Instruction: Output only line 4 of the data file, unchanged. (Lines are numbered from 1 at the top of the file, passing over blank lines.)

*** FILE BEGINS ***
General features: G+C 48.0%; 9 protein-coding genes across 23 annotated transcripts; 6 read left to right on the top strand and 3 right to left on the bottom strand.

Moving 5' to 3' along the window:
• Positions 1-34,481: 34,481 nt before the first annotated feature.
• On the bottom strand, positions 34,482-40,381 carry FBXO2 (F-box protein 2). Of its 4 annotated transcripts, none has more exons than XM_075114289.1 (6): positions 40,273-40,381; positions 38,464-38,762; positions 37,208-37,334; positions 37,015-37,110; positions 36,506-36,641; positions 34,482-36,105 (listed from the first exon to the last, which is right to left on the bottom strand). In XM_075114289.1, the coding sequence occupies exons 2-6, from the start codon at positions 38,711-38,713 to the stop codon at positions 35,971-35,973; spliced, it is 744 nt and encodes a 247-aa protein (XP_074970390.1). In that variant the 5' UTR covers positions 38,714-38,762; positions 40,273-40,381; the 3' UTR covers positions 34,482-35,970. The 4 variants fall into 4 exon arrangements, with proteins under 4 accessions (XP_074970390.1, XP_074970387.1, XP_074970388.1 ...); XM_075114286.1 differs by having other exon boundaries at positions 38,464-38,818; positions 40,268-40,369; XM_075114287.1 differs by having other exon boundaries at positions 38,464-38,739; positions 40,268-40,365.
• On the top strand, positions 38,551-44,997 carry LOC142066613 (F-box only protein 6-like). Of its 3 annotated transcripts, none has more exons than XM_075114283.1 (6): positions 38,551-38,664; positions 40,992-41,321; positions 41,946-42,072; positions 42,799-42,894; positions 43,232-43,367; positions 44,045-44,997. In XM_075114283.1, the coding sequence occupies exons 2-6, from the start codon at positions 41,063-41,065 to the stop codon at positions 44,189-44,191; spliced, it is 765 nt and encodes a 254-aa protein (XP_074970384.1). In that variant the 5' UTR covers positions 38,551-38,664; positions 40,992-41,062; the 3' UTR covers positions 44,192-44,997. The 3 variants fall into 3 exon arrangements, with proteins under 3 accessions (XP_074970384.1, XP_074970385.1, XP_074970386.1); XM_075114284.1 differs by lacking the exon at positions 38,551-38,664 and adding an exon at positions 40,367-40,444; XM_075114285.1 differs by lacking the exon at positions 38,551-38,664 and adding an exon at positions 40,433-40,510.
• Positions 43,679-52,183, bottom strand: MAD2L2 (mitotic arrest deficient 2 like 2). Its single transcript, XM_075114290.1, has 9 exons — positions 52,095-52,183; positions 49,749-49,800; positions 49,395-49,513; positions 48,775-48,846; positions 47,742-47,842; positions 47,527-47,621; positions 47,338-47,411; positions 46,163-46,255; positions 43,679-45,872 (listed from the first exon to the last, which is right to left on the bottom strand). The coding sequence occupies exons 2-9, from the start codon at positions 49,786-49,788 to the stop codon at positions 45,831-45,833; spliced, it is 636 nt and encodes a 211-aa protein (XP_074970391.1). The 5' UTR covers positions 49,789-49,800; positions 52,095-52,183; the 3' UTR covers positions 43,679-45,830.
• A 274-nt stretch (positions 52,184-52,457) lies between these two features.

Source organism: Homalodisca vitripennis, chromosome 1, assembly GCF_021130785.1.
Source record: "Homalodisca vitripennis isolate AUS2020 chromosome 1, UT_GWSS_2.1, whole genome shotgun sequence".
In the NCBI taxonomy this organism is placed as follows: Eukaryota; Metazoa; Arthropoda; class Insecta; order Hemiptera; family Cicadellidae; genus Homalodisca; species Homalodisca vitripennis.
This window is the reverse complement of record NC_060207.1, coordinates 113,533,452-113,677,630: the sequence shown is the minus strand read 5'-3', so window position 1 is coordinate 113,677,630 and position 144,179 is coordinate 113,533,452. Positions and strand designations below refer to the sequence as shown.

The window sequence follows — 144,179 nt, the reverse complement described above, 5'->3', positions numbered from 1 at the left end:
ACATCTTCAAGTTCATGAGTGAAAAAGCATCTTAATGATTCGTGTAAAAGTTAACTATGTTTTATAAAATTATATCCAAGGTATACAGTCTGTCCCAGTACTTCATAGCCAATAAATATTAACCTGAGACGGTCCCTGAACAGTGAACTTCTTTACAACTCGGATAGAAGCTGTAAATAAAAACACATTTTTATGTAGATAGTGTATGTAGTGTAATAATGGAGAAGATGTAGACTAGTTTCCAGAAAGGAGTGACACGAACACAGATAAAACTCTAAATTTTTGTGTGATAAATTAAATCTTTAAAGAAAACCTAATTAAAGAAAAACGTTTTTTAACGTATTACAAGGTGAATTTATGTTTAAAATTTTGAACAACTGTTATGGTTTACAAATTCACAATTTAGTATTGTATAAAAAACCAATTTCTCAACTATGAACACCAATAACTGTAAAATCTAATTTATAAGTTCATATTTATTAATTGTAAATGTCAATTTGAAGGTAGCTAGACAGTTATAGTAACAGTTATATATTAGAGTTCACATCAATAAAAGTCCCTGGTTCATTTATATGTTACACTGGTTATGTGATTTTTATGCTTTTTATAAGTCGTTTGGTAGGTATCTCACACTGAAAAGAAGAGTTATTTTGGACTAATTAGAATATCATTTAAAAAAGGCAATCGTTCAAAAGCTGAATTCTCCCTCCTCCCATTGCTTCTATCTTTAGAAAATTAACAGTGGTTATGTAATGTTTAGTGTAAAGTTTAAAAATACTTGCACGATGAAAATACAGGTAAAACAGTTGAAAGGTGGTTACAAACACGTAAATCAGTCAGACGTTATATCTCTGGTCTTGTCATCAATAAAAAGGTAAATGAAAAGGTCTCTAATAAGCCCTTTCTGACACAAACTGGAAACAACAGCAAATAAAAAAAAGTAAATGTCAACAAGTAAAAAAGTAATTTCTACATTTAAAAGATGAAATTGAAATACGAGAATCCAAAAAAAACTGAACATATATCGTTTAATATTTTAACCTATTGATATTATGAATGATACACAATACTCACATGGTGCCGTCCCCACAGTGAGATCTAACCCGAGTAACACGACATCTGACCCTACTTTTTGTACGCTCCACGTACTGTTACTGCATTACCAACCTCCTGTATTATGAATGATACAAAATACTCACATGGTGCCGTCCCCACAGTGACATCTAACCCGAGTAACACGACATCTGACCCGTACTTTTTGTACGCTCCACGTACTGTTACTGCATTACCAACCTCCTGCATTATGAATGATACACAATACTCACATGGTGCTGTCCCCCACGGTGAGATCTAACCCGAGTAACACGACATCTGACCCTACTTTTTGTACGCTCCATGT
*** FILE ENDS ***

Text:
• On the bottom strand, positions 34,482-40,381 carry FBXO2 (F-box protein 2). Of its 4 annotated transcripts, none has more exons than XM_075114289.1 (6): positions 40,273-40,381; positions 38,464-38,762; positions 37,208-37,334; positions 37,015-37,110; positions 36,506-36,641; positions 34,482-36,105 (listed from the first exon to the last, which is right to left on the bottom strand). In XM_075114289.1, the coding sequence occupies exons 2-6, from the start codon at positions 38,711-38,713 to the stop codon at positions 35,971-35,973; spliced, it is 744 nt and encodes a 247-aa protein (XP_074970390.1). In that variant the 5' UTR covers positions 38,714-38,762; positions 40,273-40,381; the 3' UTR covers positions 34,482-35,970. The 4 variants fall into 4 exon arrangements, with proteins under 4 accessions (XP_074970390.1, XP_074970387.1, XP_074970388.1 ...); XM_075114286.1 differs by having other exon boundaries at positions 38,464-38,818; positions 40,268-40,369; XM_075114287.1 differs by having other exon boundaries at positions 38,464-38,739; positions 40,268-40,365.